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Transplant Nurse 101
- Have you heard of transplant nurses?
- Are you wondering, “What does a transplant nurse do?“
- Let‘s break it down and cover everything you need to know about transplant nurses!
MPH, MSN, WHNP-BC
You’re here because you’re wondering what is a transplant nurse! A transplant nurse, also known as an organ transplant or organ donor nurse, is a nurse who cares for people who are in need of organ transplants. Some transplant nurses might work specifically with certain organ systems or certain age groups, like pediatrics or veterans.
Transplant nurses often have a deep desire to educate patients, are proficient in human anatomy, and can remain organized in stressful situations.
Like all nurses, transplant nurses are educated and trained in anatomy, physiology, pharmacology, and assessment. However, their work is specifically on the processes involved with receiving an organ transplant and educating patients on life with a transplant.
When I first started to read about nursing and the different nursing specialties, I wondered about the differences between transplant nurses and other nursing options. Navigating health care as a patient and navigating health care paths are both complicated.
Whether you are curious about entering the nursing profession or wondering about the transplant nurse role, this post is for you!
What Kind of Education Does a Transplant Nurse Have?
Transplant nurses are often registered nurses with an Associate’s degree or Bachelor’s degree in nursing. Some places hire licensed vocational nurses (LVNs) or licensed practical nurses (LPNs) as transplant nurses. However, some places may only hire registered nurses as transplant nurses since RNs have more autonomy and wider scope of practice.
Some hospitals also have new graduate residency programs specializing in transplant nursing.
What Is the Salary of a Transplant Nurse?
Salary varies by state and place of employment, such as a hospital or private practice. Typically, hospitals pay more than private practices, and transplant nurses with more experience tend to have a higher salary than those without experience.
According to ZipRecruiter.com, the average salary for a transplant nurse is $83,000. Note that this average varies depending on experience, location, and place of work.
Where Do Transplant Nurses Work?
The majority of transplant nurses work directly in hospitals.
However, other places of employment include:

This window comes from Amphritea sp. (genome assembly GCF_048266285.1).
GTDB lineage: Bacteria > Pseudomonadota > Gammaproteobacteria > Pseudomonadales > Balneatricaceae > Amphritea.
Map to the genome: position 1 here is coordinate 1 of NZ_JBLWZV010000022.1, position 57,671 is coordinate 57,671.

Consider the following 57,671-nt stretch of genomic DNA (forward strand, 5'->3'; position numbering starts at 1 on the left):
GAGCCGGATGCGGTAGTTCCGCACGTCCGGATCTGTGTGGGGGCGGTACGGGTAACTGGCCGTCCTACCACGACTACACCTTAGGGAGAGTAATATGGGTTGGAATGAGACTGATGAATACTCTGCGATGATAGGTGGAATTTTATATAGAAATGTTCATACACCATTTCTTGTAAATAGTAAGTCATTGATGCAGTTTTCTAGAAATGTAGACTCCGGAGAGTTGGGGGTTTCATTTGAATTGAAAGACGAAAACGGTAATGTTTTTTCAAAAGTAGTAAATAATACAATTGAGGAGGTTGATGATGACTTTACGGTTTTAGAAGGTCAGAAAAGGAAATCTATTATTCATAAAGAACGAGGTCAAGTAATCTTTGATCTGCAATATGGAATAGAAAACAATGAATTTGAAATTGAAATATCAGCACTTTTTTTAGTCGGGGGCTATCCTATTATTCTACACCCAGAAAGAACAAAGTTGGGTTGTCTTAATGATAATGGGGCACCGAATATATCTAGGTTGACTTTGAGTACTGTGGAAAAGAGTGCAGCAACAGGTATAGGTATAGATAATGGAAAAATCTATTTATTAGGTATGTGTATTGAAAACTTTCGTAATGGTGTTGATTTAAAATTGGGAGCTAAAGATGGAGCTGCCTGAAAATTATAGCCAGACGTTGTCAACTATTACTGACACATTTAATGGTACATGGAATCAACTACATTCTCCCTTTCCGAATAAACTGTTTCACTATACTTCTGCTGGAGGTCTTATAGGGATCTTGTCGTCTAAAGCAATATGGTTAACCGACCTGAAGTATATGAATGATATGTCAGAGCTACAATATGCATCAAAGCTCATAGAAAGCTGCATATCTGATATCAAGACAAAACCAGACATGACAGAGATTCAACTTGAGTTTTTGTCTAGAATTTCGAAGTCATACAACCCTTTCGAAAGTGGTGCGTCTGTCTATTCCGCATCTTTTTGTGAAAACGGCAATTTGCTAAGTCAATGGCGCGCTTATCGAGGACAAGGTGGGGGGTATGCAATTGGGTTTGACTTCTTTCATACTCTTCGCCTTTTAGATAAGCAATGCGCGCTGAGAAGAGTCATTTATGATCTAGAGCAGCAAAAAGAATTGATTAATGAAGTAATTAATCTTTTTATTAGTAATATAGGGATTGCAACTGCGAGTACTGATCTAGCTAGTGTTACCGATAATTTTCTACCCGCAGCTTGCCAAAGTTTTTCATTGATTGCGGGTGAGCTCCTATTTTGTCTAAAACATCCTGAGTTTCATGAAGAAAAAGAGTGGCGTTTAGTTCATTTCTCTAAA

- Clinical research facilities
- Non-profit organizations
- Telehealth start-ups
- Military health services
- Pharmaceutical companies
- Ambulatory health centers
- Specialized organ transplant offices
- Community health centers, and more.
Transplant nurses can also work as nurse educators, independent consultants, be part of nursing management, or teach at nursing schools.
What Do Transplant Nurses Do?
Transplant nurses have many tasks and responsibilities, such as:
- Collecting accurate medical histories for organ donors and organ recipients
- Reviewing lab tests
- Examining medical records
- Preparing organ donors and organ recipients for surgery
- Assisting surgeons during transplant procedures
- Monitoring patients post-operatively
- Providing extensive pre- and post-transplant education for donors and recipients
- Following up with patients for transplant complications or concerns
- Administering immunizations
- Dispensing medications
- Providing referrals to transplant support resources
- Maintaining a comfortable, welcoming, and safe environment
- Collaborating with other health care professionals
- and of course, educating patients as appropriate.
It is important to note that this nursing role involves significant patient education. Many people have questions about organ transplants, recovery, cost, pain, and more.
This is just a sample of what transplant nurses can do! The scope of work for a transplant nurse truly depends on their training, local boards of nursing, workplace practices, and local legislation.
Why Should I Consider Becoming a Transplant Nurse?
It’s well-known that nurses make a difference in people’s lives. Transplant nurses can change someone’s life forever and are often with a patient throughout the entire transplant process. From the initial visits to after surgery and all the visits in-between, transplant nurses can provide both acute and chronic care to their patients.
Transplant nurses are often among the main points of contact for patient education, patient surgical preparation, patient follow-up, and more.
Transplant nurses can see a patient’s life change over time and help them during one of the most important transitions in their life.
If you are considering being a transplant nurse, I would recommend that you ask yourself if you truly are passionate about anatomy, patient education, surgery, and long-term patient relationships.
The Bottom Line
If you are thinking about becoming a transplant nurse or learning more about the profession, I would recommend looking into the International Transplant Nurses Society, the International Society for Heart and Lung Transplantation, and the American Nurse Association.
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